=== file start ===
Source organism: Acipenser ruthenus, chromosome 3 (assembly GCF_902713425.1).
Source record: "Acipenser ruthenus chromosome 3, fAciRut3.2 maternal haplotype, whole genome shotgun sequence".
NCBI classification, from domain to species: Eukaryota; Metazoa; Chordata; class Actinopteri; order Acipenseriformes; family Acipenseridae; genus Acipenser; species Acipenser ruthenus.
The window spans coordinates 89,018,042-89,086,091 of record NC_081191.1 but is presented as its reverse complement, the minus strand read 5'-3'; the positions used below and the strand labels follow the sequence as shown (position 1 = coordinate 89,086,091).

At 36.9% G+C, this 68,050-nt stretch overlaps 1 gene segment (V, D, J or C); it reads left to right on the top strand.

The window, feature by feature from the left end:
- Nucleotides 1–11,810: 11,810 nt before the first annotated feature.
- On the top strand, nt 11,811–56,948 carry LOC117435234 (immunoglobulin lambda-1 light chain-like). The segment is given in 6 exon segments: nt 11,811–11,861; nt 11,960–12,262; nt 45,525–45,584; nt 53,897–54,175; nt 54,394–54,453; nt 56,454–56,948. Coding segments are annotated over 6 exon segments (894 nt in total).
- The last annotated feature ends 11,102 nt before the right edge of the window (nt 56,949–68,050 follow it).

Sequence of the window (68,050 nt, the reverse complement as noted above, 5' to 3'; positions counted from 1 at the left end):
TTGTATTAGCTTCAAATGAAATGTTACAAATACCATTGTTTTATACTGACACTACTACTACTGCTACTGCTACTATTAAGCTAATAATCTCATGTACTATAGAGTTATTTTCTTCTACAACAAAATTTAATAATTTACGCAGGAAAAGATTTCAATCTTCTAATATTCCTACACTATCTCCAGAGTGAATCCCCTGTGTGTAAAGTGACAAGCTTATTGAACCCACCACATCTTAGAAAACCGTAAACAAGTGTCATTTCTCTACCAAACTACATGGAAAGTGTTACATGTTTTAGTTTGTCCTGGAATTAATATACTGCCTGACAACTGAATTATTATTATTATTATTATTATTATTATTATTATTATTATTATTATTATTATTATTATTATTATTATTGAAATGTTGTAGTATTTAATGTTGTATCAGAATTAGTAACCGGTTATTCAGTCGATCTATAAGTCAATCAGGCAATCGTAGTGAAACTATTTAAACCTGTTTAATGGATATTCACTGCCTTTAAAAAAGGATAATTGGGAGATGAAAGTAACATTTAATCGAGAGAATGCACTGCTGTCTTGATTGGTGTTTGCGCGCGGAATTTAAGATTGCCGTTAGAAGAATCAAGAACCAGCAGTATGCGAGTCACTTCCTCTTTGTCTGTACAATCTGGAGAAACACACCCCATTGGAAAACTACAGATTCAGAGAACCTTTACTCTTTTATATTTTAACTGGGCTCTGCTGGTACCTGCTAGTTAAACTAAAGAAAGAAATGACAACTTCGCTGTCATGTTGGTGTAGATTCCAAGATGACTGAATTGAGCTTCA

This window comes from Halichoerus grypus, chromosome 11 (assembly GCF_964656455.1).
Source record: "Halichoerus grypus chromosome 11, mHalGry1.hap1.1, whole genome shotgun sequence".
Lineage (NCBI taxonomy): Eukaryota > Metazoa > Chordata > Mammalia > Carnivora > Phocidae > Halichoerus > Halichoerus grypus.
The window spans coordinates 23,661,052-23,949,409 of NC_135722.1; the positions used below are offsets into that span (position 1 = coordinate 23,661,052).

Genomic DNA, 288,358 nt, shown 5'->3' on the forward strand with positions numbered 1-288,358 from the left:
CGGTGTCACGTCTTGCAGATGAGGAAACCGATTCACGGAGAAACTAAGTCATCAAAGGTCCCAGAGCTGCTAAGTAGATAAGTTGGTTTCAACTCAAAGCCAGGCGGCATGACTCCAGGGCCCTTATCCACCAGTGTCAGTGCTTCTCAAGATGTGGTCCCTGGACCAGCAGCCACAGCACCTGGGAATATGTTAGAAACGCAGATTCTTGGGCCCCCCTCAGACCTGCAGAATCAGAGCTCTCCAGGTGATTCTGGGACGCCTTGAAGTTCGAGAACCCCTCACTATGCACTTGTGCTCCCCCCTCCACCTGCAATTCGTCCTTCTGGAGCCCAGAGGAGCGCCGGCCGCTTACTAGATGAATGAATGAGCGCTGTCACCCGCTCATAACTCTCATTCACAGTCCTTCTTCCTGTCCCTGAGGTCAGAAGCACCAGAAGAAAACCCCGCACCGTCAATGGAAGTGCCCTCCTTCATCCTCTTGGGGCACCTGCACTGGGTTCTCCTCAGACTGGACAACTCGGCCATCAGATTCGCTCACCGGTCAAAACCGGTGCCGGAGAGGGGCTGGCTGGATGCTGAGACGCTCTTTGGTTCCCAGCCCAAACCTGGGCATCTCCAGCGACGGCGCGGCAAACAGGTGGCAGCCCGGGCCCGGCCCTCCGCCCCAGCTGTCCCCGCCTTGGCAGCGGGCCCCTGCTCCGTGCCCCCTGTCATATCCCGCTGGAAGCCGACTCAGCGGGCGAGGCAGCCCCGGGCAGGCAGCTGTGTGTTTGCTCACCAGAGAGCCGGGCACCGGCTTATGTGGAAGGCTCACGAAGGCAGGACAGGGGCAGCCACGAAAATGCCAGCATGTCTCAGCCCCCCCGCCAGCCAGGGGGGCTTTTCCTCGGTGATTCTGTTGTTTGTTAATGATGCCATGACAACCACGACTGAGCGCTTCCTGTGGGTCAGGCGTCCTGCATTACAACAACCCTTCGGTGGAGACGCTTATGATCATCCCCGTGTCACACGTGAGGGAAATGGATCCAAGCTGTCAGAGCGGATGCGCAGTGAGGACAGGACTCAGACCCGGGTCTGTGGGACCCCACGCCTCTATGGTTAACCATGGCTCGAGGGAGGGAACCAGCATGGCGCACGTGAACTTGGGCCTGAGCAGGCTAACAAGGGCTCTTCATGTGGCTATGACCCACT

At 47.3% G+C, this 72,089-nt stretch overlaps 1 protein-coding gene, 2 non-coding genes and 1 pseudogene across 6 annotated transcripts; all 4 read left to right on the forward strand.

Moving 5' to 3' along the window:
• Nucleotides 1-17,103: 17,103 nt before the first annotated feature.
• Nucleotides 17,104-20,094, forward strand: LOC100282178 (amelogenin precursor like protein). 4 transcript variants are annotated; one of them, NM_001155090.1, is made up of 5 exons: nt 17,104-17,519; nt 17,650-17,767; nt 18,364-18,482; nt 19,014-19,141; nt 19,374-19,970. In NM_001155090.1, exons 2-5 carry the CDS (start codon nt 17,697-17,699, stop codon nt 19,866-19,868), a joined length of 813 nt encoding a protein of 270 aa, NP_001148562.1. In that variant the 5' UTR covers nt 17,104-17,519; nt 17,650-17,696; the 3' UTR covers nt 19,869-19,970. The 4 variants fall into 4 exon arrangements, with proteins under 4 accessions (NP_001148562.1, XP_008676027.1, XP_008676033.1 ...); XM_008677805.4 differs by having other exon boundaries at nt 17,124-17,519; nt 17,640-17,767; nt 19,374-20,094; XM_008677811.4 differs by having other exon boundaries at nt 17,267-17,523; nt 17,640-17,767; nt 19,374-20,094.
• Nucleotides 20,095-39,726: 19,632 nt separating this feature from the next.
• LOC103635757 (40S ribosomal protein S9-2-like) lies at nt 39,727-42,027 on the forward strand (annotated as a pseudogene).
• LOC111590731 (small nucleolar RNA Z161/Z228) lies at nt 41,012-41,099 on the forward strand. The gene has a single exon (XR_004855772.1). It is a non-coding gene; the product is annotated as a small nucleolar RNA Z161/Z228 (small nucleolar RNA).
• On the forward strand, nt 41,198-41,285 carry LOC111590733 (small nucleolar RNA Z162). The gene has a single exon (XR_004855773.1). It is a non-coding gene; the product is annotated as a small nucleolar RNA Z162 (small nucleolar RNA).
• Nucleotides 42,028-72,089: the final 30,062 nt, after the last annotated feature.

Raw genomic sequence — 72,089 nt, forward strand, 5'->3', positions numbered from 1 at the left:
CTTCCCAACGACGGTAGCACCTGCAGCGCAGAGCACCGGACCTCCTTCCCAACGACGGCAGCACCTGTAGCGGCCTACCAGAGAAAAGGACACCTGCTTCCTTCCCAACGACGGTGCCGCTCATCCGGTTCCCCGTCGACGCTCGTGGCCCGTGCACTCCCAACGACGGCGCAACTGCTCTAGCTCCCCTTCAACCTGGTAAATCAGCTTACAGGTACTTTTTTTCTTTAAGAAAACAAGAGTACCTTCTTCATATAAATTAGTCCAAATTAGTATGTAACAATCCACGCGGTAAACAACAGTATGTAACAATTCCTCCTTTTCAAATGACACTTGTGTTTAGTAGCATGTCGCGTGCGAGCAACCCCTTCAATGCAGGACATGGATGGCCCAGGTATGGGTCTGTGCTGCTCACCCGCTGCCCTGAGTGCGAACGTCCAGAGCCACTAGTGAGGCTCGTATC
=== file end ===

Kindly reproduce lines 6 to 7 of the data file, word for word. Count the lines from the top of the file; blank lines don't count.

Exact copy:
The window, feature by feature from the left end:
- Nucleotides 1–11,810: 11,810 nt before the first annotated feature.